Herem in Biblical law and narrative

Mina Glick, University of Pennsylvania


This dissertation uses comparative and literary methods to analyze the concept of herem in the legal and narrative portions of the Hebrew Bible. Unlike earlier scholarship on herem that focused on its origins, this analysis focuses instead on its function, and uses primarily synchronic methods to understand the concept across Biblical texts. Chapter One analyzes herem in legal texts. These are divided into two subcategories. The sacred herem donations in Leviticus 27 are voluntary, irreversible gifts that transfer items to God's exclusive ownership. In contrast, the herem of the apostate city in Deuteronomy 13, and the herem against the Canaanite nations in Deuteronomy 7 and 20 are examples of sin herem: they are commanded, they address sin, either punitively or proactively, and they demand total eradication, which parallels punishments for treason in other ancient Near Eastern texts. Sin herem reaffirms God as the exclusive Suzerain of Israel. In both types of herem, the required completeness expresses the theological insistence on God's exclusivity. Chapter Two examines the three herem narratives using literary tools and in light of the legal texts examined in Chapter One. In Numbers 21, there is a vow of sacred herem in connection with a request for victory in war. Joshua 6-7 includes both the sacred herem devotion of Jericho and that herem's violation, which has elements closely aligned to the sin herem of the apostate city. Finally I Samuel 15 describes the command to Saul to eradicate Amalek with herem and the consequences of his failure to do so completely. As in legal sin herem, the obligation to be complete in obeying the herem command is central. We further find in the narratives a literary function in herem. It appears at moments of national transition: the preparation for entry into the land, the beginning of conquest, and the establishment of the monarchy. Finally, we observe that just as the legal texts shared the connection between completeness in function and exclusivity in theology, we find that the same connection underpins the narratives. Completeness and exclusivity thus emerges as a hallmark of the concept of herem.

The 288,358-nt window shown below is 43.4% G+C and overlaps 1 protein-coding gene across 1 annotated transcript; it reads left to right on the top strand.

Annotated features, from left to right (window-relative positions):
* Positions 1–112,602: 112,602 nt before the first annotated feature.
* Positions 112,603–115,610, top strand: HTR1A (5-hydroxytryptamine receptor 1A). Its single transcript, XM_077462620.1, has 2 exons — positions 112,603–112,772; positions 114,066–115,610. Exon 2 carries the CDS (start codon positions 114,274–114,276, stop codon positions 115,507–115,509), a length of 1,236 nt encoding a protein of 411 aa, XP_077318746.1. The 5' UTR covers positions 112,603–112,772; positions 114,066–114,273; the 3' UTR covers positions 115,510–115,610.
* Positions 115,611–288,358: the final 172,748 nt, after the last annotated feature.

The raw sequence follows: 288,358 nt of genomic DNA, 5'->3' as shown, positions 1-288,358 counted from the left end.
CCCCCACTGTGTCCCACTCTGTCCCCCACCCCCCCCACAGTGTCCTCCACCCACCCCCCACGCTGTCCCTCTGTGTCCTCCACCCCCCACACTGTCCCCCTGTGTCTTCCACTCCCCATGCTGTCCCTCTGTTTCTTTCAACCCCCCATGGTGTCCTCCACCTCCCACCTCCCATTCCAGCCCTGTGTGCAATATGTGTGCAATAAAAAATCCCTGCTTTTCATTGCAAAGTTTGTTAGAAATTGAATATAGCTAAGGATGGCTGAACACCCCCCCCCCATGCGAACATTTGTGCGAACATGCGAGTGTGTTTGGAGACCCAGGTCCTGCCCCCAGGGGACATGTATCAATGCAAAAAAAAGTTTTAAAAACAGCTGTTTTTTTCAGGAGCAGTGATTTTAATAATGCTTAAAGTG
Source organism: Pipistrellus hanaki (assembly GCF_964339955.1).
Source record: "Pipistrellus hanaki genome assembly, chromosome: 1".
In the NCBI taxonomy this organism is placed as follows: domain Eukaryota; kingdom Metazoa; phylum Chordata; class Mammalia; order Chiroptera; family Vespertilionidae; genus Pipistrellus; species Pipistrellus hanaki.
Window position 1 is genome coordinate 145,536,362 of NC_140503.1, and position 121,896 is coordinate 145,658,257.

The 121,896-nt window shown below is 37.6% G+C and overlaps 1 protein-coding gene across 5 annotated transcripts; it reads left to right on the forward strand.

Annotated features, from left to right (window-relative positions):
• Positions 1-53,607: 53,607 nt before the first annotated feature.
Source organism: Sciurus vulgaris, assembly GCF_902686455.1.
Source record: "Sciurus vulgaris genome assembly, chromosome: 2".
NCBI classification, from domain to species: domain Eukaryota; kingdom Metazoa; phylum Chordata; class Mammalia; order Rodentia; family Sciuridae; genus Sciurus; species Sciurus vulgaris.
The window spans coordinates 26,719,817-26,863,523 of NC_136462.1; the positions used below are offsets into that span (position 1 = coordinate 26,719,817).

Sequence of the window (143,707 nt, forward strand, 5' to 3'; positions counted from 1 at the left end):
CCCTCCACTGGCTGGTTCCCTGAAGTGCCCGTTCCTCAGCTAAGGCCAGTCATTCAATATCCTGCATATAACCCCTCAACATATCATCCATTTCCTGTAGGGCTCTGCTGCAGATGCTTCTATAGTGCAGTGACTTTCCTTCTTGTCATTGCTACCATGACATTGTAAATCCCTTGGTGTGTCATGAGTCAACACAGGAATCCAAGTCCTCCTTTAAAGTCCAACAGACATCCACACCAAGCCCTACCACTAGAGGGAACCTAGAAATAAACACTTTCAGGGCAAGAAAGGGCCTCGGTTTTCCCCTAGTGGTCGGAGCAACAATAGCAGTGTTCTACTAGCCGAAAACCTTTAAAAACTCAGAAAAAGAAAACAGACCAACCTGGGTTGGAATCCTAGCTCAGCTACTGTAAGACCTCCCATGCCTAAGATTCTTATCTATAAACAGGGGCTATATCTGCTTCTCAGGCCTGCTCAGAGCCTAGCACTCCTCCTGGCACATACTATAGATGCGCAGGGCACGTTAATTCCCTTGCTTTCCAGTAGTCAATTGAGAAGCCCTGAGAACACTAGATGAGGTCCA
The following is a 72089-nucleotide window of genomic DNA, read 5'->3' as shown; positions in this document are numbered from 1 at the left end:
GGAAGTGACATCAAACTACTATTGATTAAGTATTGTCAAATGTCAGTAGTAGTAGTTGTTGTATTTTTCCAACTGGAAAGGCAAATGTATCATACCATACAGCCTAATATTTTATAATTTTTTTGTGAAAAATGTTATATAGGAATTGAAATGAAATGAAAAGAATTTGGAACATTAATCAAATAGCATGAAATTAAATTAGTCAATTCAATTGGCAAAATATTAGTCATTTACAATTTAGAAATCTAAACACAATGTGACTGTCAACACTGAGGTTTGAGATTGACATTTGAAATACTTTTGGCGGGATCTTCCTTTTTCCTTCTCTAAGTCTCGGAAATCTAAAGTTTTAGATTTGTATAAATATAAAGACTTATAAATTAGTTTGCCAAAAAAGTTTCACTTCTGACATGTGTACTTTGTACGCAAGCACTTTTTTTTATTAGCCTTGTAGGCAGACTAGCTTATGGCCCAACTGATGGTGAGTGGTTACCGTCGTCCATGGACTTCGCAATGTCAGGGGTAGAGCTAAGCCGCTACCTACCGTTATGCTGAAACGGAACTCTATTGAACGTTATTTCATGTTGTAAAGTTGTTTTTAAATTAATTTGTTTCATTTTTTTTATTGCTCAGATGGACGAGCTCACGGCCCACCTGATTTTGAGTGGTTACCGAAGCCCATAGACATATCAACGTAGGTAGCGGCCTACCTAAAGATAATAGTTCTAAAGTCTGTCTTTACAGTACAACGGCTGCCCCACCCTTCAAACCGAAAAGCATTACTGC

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Recommended Citation

Glick, Mina, "Herem in Biblical law and narrative" (2007). Dissertations available from ProQuest. AAI3292024.